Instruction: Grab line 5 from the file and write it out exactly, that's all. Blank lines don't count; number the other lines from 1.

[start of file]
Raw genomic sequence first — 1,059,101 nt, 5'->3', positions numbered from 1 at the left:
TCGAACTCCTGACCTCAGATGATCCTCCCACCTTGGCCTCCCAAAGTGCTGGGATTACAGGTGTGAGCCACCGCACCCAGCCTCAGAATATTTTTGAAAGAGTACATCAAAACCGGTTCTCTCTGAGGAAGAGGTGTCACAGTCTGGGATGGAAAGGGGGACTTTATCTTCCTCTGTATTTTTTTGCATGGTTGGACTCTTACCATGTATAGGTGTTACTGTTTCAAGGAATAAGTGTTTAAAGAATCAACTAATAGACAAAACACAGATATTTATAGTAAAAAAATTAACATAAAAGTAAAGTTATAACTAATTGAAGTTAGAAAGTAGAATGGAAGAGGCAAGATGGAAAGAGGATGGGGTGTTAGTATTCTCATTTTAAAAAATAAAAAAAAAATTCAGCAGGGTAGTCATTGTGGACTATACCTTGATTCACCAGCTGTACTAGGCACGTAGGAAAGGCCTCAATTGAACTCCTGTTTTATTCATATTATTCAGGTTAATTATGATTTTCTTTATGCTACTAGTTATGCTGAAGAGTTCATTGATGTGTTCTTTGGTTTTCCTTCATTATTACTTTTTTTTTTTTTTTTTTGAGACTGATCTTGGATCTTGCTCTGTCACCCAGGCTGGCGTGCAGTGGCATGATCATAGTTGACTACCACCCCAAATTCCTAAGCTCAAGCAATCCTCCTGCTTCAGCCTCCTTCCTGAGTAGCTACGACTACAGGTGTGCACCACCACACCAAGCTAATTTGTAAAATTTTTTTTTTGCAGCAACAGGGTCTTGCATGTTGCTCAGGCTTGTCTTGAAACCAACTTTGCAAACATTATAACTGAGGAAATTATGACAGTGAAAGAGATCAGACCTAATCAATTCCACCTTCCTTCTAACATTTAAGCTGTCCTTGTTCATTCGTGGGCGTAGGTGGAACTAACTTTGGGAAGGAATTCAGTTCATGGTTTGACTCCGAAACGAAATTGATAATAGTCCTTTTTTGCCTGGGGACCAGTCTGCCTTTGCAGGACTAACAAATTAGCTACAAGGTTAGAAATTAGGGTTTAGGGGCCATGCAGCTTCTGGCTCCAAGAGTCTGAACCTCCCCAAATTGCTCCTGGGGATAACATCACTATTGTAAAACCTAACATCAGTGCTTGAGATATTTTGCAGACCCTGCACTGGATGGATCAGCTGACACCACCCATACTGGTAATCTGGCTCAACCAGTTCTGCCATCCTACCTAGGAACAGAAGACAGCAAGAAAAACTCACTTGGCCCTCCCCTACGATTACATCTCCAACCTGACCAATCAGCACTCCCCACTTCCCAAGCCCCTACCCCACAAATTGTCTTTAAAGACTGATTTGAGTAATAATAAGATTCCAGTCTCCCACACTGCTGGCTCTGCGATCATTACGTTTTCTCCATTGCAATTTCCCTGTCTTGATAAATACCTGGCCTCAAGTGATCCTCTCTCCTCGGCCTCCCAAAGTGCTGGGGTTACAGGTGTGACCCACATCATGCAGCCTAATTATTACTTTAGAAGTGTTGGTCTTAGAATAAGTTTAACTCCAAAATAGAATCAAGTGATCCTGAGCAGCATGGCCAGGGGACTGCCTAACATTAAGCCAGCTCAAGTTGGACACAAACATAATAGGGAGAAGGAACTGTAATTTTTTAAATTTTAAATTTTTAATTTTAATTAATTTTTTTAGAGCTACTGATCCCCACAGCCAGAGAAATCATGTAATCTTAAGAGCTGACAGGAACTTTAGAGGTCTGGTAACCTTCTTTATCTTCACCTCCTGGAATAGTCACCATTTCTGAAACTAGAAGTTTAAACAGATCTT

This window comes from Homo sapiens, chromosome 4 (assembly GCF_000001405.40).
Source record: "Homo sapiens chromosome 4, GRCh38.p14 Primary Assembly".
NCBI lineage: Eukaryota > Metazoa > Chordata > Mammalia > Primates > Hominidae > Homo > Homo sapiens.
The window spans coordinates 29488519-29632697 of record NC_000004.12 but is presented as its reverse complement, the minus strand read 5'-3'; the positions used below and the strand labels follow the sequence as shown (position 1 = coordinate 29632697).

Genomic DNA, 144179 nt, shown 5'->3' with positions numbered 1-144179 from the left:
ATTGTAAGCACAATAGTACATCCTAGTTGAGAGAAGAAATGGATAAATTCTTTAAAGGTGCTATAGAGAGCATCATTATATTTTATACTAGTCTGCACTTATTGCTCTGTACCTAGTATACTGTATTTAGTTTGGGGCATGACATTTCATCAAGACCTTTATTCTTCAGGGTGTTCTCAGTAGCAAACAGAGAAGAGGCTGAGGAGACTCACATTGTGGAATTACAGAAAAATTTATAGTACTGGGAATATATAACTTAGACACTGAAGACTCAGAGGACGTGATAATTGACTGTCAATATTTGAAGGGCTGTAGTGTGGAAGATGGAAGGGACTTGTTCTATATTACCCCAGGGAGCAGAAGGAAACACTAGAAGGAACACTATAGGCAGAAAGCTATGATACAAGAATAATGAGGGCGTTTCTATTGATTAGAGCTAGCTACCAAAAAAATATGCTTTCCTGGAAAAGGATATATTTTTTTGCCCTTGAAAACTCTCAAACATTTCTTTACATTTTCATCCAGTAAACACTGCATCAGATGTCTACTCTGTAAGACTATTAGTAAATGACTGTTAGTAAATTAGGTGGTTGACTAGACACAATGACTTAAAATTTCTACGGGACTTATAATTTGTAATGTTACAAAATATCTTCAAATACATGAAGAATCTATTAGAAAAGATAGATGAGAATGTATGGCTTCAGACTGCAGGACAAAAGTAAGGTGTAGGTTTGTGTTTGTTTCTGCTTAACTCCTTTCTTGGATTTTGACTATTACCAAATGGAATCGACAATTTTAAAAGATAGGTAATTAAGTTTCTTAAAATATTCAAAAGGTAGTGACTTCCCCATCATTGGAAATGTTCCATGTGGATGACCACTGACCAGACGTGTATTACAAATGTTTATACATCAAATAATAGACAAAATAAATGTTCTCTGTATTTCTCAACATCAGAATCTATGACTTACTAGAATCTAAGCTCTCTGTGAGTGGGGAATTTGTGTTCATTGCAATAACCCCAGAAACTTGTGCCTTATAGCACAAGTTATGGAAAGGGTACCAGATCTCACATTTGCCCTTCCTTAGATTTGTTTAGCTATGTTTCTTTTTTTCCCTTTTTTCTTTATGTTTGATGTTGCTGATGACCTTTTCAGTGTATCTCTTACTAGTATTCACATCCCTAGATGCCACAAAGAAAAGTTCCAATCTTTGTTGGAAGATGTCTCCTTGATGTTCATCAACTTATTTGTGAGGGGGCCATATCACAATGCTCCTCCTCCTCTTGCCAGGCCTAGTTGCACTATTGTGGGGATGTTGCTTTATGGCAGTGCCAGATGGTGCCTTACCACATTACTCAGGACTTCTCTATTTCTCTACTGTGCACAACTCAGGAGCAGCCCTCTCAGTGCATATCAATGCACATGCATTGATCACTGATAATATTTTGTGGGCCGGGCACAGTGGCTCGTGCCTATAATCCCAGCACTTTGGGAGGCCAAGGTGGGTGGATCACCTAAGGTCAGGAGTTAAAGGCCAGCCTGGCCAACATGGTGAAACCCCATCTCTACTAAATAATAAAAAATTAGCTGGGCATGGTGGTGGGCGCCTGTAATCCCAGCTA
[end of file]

NCBI lineage: Eukaryota > Metazoa > Chordata > Mammalia > Primates > Hominidae > Homo > Homo sapiens.